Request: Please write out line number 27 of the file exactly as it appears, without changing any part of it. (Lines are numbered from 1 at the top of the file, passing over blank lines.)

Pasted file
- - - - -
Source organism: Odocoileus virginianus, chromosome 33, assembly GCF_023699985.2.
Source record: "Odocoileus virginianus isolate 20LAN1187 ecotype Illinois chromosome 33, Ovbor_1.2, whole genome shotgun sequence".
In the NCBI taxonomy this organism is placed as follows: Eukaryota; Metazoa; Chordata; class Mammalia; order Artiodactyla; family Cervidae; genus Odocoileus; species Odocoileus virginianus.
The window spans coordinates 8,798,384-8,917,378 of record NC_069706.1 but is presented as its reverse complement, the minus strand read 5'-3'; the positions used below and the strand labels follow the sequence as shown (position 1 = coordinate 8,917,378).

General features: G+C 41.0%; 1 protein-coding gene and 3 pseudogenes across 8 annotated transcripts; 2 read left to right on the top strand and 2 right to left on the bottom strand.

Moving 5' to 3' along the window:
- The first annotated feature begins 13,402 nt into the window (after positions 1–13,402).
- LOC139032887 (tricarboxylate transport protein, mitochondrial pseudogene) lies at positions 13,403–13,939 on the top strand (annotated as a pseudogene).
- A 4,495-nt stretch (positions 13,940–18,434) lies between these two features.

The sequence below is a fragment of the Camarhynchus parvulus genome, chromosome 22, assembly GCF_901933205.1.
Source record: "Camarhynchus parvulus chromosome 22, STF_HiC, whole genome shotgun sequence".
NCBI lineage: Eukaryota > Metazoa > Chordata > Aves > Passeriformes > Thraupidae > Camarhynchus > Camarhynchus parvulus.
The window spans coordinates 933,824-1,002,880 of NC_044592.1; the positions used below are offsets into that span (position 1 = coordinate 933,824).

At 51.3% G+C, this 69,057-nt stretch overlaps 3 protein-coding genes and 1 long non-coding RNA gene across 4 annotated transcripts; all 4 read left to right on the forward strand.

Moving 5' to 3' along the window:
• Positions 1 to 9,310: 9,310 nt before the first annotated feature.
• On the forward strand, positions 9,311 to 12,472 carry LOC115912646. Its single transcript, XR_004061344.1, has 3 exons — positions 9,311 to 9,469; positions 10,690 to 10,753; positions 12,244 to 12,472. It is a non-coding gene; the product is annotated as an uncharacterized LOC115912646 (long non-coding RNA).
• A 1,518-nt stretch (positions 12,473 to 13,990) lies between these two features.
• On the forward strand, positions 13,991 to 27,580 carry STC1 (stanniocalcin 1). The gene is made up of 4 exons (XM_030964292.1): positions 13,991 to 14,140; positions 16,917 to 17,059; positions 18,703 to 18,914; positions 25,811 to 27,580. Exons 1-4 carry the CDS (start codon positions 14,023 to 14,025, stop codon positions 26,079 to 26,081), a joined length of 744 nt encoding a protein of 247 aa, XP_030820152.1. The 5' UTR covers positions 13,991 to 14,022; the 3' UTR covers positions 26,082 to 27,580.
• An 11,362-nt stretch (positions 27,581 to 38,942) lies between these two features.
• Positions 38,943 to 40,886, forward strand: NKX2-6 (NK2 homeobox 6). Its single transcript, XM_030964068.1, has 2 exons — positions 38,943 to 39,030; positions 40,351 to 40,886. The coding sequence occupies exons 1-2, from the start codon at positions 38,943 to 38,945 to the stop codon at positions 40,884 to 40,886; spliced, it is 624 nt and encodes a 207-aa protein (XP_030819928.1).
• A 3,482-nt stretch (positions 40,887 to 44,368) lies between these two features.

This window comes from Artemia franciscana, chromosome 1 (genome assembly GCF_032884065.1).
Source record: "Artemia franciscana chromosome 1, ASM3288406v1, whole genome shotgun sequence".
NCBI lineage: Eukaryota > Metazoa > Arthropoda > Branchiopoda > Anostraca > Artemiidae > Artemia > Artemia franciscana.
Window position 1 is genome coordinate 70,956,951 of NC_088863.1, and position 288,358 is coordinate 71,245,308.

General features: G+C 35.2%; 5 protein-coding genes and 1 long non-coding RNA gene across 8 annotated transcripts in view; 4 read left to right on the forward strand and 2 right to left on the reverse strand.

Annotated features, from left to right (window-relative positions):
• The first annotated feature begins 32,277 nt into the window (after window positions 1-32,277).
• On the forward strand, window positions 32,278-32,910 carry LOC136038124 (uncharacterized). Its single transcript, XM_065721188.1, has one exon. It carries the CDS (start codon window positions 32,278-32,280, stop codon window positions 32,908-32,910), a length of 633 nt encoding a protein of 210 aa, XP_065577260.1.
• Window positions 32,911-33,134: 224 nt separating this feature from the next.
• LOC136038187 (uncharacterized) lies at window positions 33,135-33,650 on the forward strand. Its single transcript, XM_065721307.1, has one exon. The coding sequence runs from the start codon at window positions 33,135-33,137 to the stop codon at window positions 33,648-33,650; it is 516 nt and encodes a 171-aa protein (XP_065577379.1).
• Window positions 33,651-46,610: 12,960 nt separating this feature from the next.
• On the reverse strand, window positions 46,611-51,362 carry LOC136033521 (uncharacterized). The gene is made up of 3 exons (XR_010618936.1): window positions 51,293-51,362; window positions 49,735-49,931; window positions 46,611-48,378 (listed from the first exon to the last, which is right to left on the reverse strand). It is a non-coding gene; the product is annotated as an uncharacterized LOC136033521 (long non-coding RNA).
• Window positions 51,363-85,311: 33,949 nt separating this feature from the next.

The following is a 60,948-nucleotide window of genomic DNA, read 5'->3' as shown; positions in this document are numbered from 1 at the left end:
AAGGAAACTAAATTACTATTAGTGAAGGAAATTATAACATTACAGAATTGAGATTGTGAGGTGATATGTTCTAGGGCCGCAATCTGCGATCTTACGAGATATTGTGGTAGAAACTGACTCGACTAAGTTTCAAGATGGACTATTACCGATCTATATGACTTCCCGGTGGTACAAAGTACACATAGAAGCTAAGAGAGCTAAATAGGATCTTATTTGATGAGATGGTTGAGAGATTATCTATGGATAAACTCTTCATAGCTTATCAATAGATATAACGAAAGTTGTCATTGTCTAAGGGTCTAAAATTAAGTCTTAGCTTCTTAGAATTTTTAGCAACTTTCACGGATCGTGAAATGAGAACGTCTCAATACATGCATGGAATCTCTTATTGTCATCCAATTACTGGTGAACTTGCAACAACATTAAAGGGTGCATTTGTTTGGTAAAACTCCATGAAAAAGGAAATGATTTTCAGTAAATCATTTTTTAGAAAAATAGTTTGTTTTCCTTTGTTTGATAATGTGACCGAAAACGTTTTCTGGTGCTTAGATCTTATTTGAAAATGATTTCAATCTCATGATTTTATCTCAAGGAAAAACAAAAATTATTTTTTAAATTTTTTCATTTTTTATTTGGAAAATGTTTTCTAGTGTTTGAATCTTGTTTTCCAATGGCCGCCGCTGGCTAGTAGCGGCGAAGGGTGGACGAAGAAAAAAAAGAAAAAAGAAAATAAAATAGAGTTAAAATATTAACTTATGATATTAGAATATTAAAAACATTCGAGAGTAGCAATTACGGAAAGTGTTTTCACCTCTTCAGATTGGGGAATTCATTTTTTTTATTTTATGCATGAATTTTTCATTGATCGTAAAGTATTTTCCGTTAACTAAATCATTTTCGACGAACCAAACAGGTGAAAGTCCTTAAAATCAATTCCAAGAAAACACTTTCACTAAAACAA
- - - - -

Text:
General features: G+C 35.2%; 5 protein-coding genes and 1 long non-coding RNA gene across 8 annotated transcripts in view; 4 read left to right on the forward strand and 2 right to left on the reverse strand.